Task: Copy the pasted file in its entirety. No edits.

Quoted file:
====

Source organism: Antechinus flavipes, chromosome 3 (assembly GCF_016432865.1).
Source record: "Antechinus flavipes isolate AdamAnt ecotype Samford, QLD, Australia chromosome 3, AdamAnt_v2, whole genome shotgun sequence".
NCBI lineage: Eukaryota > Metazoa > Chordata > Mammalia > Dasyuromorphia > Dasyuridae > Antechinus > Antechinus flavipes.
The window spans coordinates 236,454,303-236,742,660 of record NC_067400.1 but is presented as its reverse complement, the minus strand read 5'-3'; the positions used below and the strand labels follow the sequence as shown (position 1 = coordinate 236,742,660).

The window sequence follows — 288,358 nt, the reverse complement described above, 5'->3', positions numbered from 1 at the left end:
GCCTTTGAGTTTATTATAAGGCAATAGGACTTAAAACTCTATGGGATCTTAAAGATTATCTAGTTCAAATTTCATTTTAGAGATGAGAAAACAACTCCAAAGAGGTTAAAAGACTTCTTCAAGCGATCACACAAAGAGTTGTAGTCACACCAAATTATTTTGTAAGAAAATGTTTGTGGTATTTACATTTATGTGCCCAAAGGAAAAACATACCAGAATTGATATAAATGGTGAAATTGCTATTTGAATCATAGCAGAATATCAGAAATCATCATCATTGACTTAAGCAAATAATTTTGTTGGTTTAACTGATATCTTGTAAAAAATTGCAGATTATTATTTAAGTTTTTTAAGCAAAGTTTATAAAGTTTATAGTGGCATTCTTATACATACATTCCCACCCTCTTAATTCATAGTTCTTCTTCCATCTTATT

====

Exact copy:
Source organism: Antechinus flavipes, chromosome 3 (assembly GCF_016432865.1).
Source record: "Antechinus flavipes isolate AdamAnt ecotype Samford, QLD, Australia chromosome 3, AdamAnt_v2, whole genome shotgun sequence".
NCBI lineage: Eukaryota > Metazoa > Chordata > Mammalia > Dasyuromorphia > Dasyuridae > Antechinus > Antechinus flavipes.
The window spans coordinates 236,454,303-236,742,660 of record NC_067400.1 but is presented as its reverse complement, the minus strand read 5'-3'; the positions used below and the strand labels follow the sequence as shown (position 1 = coordinate 236,742,660).

The window sequence follows — 288,358 nt, the reverse complement described above, 5'->3', positions numbered from 1 at the left end:
GCCTTTGAGTTTATTATAAGGCAATAGGACTTAAAACTCTATGGGATCTTAAAGATTATCTAGTTCAAATTTCATTTTAGAGATGAGAAAACAACTCCAAAGAGGTTAAAAGACTTCTTCAAGCGATCACACAAAGAGTTGTAGTCACACCAAATTATTTTGTAAGAAAATGTTTGTGGTATTTACATTTATGTGCCCAAAGGAAAAACATACCAGAATTGATATAAATGGTGAAATTGCTATTTGAATCATAGCAGAATATCAGAAATCATCATCATTGACTTAAGCAAATAATTTTGTTGGTTTAACTGATATCTTGTAAAAAATTGCAGATTATTATTTAAGTTTTTTAAGCAAAGTTTATAAAGTTTATAGTGGCATTCTTATACATACATTCCCACCCTCTTAATTCATAGTTCTTCTTCCATCTTATT